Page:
Taiwanese fishing boat mystery
The Hsiang Fu Chun and it\'s 49 crew are missing.

A Taiwanese ship carrying 49 crew has gone missing in the remote South Atlantic Ocean near the Falkland Islands.

The Hsiang Fu Chun, a 700-tonne squid fishing vessel, lost contact with its owners soon after reporting that water was leaking on to the deck at around 3:00 a.m. on February 26. No mayday call was made and the vessel vanished from trace.

Its crew include a Taiwanese skipper and chief engineer, along with 11 Chinese, 21 Indonesians, 13 Filipino and two Vietnamese.

Taiwan launched a search-and-rescue effort immediately after losing contact with the vessel, and is appealing for assistance from Argentina and Britain as well as other ships in the area.

"We still don't know where the ship is and what happened to it," Huang Hong-yen, spokesman for the Fisheries Agency, told AFP.

He said there was no evidence the boat had sunk. The ship was equipped with a system that automatically issues a mayday signal when placed under a certain water pressure, but no such signal was sent, he added.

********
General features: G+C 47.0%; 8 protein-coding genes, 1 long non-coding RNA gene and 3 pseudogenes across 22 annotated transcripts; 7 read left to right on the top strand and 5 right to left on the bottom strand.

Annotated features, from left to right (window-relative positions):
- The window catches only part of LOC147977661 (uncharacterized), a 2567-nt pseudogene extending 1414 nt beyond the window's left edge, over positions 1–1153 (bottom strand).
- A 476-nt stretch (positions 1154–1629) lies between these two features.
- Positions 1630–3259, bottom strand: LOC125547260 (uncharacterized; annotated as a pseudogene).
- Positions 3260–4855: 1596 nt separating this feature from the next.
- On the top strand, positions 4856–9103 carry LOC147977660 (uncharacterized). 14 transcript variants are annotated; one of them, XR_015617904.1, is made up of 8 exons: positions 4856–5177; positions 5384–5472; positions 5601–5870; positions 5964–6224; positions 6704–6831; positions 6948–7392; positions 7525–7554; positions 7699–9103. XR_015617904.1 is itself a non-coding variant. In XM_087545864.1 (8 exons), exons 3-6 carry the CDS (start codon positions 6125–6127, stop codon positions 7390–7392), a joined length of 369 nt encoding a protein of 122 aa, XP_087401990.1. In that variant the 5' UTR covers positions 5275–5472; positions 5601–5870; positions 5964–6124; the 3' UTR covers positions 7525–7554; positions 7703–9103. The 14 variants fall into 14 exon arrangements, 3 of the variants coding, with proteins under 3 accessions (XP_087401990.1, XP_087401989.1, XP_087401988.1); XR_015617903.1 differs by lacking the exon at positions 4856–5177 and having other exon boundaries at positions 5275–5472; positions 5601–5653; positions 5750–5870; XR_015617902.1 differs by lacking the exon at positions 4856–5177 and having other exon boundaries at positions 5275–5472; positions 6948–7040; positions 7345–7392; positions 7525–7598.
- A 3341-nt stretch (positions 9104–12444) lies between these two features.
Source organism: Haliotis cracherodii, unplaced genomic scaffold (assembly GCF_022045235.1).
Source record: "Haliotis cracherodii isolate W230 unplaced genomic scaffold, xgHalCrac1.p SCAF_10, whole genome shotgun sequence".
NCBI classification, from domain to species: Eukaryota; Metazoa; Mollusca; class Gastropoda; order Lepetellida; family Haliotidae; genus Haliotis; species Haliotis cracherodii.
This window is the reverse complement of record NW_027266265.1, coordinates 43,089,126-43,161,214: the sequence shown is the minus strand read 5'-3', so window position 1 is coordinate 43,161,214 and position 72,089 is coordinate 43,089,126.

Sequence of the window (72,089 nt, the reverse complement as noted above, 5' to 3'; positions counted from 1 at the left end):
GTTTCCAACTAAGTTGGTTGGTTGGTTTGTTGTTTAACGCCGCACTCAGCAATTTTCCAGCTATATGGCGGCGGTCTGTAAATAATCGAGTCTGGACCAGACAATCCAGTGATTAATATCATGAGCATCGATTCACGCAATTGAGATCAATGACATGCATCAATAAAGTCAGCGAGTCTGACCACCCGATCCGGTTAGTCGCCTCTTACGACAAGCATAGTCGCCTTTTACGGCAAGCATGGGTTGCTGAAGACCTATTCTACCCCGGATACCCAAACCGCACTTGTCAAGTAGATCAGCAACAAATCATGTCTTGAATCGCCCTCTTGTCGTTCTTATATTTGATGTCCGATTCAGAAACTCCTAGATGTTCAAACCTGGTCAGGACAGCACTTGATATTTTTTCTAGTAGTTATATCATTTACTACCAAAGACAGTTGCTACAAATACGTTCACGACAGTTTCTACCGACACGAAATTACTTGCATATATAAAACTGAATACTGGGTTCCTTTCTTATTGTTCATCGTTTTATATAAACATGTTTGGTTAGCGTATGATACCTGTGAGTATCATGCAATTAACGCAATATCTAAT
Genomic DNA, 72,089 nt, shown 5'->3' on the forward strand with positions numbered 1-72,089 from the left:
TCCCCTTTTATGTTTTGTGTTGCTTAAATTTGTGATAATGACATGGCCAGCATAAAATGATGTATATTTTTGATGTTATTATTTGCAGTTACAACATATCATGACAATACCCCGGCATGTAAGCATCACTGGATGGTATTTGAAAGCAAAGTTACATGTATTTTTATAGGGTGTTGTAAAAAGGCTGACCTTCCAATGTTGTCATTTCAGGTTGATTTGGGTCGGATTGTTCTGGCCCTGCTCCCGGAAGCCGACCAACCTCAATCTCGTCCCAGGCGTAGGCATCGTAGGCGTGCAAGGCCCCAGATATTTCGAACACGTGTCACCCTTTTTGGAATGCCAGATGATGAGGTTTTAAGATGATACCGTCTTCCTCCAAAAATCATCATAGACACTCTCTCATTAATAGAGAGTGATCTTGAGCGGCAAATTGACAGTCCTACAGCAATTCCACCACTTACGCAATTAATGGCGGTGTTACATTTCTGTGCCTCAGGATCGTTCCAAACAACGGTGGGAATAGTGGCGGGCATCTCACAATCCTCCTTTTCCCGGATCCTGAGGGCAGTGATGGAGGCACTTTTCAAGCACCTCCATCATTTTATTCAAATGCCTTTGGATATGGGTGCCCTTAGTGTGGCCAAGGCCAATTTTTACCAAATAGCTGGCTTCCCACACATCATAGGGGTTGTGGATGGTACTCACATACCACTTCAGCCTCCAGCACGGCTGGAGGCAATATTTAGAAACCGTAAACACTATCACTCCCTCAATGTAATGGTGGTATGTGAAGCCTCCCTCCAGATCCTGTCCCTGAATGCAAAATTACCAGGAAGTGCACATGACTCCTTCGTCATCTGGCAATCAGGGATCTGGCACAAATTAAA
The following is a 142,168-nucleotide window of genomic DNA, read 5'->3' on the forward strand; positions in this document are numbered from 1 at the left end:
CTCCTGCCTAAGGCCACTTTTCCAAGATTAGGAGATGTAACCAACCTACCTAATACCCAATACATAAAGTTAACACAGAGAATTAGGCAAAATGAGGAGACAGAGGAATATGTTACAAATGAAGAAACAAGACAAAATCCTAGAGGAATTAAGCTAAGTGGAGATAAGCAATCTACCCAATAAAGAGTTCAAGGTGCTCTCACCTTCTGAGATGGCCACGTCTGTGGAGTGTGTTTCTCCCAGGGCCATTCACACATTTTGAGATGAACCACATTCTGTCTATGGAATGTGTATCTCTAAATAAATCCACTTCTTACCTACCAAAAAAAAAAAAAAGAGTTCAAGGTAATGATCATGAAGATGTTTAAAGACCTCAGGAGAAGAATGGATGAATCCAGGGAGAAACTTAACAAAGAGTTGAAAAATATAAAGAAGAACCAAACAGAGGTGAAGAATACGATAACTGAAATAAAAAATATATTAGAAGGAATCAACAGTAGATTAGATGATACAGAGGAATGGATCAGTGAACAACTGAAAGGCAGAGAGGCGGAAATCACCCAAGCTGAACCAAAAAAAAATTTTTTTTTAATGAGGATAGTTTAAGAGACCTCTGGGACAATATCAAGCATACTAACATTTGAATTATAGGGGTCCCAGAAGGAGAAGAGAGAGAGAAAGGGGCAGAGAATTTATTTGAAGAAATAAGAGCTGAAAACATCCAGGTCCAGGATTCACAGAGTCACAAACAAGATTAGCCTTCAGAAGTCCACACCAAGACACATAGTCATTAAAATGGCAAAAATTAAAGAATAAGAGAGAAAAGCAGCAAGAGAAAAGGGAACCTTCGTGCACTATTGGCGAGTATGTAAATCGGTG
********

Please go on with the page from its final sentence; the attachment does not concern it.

"We'll do everything we can even though the search is like searching for a needle in the ocean" he said, however Hong-yen did not explain why authorities have waited nearly two weeks before making the ship's disappearance public.

Some Taiwanese media have speculated that the vessel could have lost power and be adrift, or could have been hijacked by crew. Another official from the agency who asked not to be named said: "To be honest, the hope of finding the ship in that remote area is fading."

Hsiang Fu Chun, which was built 28 years ago, sailed off from Kaohsiung in January and was about 1,700 nautical miles off the coast of the Falkland Islands when it disappeared, according to satellite data.

The South Atlantic Ocean is a traditional fishing ground for Taiwanese vessels, attracting up to 100 squid boats from the island each year.

The Taiwanese fishing fleet caught around 200,000 tons of squid last year, mostly for domestic consumption, according to the Fisheries Agency.